The purpose of the collections is to widen their palette, and offer a range of entry points to the Monotype library, which contains thousands of fonts covering every application, and has its origins in the late 19th century.

The Collections contrast contemporary alternatives and reveal hidden gems from the archives, and invite designers to delve deeper."

This is a great example of how curation can be used to market, inspire and help great artists discover and re-discover tools they may have not been using for a while.

Fascinating. Innovative. Inspiring. 9/10

Full story + samples from all curated sets:

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From Push to Pull Marketing via Content Curation

From Push to Pull Marketing via Content Curation | Content Curation World |

Robin Good: Cory O'Brien writes on his blog: "...Over time, as trust shifted and consumers were more willing to look outside of the traditional sources for new content, additional verticals started to adapt to this trend, including ad networks and daily deal sites.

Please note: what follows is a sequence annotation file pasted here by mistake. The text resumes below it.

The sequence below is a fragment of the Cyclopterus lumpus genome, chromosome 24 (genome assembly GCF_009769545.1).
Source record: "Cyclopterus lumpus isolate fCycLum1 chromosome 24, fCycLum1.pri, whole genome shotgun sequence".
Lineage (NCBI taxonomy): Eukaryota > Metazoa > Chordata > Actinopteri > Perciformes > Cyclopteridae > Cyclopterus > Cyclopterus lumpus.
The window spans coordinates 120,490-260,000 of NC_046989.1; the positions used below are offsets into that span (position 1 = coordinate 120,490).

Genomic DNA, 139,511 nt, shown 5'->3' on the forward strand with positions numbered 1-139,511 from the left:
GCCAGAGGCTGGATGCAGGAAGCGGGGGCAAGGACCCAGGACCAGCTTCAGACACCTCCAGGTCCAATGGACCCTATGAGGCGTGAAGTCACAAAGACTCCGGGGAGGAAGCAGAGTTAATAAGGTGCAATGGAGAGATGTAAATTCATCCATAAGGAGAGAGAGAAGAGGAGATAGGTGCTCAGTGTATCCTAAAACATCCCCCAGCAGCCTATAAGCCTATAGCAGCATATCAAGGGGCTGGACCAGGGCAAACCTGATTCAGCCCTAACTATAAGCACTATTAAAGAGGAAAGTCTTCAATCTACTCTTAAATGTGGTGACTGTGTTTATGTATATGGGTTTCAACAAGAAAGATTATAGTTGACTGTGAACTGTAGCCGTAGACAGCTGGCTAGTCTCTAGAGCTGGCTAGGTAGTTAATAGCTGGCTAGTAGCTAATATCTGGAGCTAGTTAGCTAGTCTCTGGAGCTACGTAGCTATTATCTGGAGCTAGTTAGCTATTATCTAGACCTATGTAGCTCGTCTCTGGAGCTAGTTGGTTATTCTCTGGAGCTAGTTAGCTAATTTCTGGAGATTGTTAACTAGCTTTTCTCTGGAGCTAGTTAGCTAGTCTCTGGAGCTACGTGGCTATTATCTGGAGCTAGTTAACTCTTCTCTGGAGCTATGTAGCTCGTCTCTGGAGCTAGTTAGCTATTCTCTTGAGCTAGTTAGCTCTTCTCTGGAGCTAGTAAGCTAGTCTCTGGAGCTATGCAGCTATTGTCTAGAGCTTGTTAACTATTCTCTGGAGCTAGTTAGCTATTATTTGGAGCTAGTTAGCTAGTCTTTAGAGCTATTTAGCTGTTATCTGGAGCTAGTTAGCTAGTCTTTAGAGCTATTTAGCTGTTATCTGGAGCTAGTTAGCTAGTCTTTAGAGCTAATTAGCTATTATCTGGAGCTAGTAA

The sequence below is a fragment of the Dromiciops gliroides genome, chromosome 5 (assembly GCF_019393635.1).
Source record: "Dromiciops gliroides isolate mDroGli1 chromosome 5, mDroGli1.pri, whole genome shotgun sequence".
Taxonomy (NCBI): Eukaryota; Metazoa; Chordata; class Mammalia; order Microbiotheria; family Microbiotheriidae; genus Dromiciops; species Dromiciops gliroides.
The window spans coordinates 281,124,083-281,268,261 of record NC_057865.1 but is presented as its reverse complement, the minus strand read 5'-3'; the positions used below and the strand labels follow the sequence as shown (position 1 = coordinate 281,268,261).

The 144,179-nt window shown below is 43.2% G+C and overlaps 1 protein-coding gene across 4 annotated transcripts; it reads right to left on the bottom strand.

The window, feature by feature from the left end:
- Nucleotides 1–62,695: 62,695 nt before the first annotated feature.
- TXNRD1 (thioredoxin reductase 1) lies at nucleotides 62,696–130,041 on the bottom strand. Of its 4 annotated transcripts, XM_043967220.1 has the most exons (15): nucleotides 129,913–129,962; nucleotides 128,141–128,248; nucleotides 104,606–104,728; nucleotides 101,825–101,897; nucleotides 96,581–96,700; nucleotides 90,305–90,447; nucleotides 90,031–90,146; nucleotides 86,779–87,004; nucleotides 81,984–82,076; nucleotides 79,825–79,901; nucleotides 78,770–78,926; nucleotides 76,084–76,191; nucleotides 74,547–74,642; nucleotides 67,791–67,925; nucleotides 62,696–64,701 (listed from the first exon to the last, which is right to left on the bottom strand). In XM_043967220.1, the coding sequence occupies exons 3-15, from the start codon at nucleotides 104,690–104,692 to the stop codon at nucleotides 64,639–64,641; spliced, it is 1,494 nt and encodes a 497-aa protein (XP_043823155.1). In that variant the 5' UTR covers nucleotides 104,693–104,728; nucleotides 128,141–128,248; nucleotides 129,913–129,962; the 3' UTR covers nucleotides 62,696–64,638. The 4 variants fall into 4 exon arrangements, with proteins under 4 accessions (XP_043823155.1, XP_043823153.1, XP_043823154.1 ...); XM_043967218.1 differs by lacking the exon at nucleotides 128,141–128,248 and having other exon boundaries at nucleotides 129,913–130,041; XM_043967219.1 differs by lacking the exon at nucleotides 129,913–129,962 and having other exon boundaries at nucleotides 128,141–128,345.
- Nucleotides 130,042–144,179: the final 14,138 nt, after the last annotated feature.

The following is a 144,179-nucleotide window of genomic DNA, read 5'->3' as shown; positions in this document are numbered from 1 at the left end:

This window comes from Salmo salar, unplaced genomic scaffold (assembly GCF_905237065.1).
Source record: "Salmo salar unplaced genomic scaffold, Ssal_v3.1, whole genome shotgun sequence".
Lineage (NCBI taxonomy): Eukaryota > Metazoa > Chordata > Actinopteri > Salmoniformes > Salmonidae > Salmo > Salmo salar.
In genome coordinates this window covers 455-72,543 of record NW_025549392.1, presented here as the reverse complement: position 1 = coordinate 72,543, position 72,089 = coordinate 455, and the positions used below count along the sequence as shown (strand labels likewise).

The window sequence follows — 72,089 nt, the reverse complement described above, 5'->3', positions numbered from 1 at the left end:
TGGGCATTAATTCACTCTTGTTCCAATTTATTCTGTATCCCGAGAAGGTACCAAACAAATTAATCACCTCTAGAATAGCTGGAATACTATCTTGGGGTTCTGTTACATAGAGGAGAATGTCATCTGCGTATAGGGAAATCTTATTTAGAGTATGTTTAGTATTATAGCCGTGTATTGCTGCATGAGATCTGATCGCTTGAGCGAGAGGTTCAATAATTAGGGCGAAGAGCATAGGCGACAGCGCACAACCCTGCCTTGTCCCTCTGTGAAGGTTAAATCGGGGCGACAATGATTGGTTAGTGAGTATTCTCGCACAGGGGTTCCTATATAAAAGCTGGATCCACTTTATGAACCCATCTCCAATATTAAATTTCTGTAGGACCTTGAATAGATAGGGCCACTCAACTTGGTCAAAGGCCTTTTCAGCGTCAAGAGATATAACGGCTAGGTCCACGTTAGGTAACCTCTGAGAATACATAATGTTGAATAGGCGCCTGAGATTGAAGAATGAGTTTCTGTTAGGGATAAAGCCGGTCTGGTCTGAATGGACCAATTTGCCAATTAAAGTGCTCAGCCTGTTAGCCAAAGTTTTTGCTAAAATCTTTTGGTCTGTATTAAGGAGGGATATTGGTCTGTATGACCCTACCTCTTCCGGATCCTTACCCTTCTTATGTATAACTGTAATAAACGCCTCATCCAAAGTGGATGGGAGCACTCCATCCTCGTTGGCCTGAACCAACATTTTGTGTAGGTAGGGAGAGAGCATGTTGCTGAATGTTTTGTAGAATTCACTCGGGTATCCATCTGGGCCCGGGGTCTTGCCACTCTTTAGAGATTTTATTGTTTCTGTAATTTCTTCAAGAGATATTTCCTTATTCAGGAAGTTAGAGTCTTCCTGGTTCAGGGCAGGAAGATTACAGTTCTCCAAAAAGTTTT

... [here] I’ll give a few examples of daily deals sites that have harnessed the power of content curation."

And then he presents three online services that are making the best of content curation for marketing products.

From the article conclusions: "By becoming the source of curated content, brands can shift some of their energy from push to pull marketing.

Instead of constantly pushing out messages through banners spread far and wide, they can pull in their desired audience by sharing content those customers will enjoy, and then retain those customers for long-term interaction with the brand.

This gives the brand additional opportunities to develop a deeper relationship with their customers without additional media spend, and puts the focus on a channel that they have much more control over.

Curating content that customers will enjoy does take time, and you can’t be everywhere at once, so brands need to choose channels wisely, but for those that have the personality and the resources it takes, content curation can be a great way to attract and retain an audience that will trust the brand for more than just a one time sale."